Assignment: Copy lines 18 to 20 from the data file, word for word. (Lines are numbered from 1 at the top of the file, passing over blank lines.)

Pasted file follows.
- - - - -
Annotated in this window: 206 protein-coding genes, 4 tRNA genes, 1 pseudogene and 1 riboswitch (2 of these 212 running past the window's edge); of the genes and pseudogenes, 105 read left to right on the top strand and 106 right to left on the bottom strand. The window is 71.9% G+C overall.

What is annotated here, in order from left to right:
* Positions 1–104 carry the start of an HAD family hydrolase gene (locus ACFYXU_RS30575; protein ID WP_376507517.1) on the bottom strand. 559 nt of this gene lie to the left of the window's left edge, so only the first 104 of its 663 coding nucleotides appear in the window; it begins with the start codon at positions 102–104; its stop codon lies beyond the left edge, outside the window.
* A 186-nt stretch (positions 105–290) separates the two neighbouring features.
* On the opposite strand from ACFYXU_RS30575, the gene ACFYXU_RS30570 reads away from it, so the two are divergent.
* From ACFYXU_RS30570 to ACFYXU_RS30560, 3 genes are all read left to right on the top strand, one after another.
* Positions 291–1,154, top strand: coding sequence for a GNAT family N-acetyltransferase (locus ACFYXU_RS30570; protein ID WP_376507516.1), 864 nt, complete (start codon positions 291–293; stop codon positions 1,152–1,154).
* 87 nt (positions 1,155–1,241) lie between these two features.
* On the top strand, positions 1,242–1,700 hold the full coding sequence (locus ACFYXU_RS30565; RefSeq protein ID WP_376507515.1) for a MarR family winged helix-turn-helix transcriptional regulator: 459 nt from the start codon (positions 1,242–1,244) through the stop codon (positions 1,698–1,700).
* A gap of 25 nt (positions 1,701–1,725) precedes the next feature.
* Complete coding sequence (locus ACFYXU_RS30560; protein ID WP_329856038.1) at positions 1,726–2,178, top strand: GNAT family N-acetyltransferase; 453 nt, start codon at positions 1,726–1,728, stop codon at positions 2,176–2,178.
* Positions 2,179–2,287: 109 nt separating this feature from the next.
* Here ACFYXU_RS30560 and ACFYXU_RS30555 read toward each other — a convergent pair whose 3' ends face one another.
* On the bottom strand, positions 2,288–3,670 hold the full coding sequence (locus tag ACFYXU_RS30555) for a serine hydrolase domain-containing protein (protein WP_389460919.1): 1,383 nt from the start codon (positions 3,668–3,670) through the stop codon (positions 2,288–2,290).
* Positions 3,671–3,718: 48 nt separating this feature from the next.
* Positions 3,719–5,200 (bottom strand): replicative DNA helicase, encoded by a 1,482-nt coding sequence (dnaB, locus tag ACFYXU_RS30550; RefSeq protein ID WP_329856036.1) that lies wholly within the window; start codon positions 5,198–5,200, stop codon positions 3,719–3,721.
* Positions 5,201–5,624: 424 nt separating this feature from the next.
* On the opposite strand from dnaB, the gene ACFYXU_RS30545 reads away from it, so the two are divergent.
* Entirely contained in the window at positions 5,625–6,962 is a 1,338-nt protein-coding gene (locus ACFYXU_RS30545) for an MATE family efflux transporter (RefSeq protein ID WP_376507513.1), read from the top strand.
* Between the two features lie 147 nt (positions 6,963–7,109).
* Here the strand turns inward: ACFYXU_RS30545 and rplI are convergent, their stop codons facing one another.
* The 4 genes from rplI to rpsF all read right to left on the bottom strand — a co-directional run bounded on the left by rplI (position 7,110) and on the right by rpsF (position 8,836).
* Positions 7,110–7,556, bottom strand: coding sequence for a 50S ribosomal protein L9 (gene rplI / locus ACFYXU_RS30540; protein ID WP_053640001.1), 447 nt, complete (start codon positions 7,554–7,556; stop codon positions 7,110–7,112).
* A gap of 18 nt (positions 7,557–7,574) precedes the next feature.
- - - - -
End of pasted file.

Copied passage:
* On the opposite strand from dnaB, the gene ACFYXU_RS30545 reads away from it, so the two are divergent.
* Entirely contained in the window at positions 5,625–6,962 is a 1,338-nt protein-coding gene (locus ACFYXU_RS30545) for an MATE family efflux transporter (RefSeq protein ID WP_376507513.1), read from the top strand.
* Between the two features lie 147 nt (positions 6,963–7,109).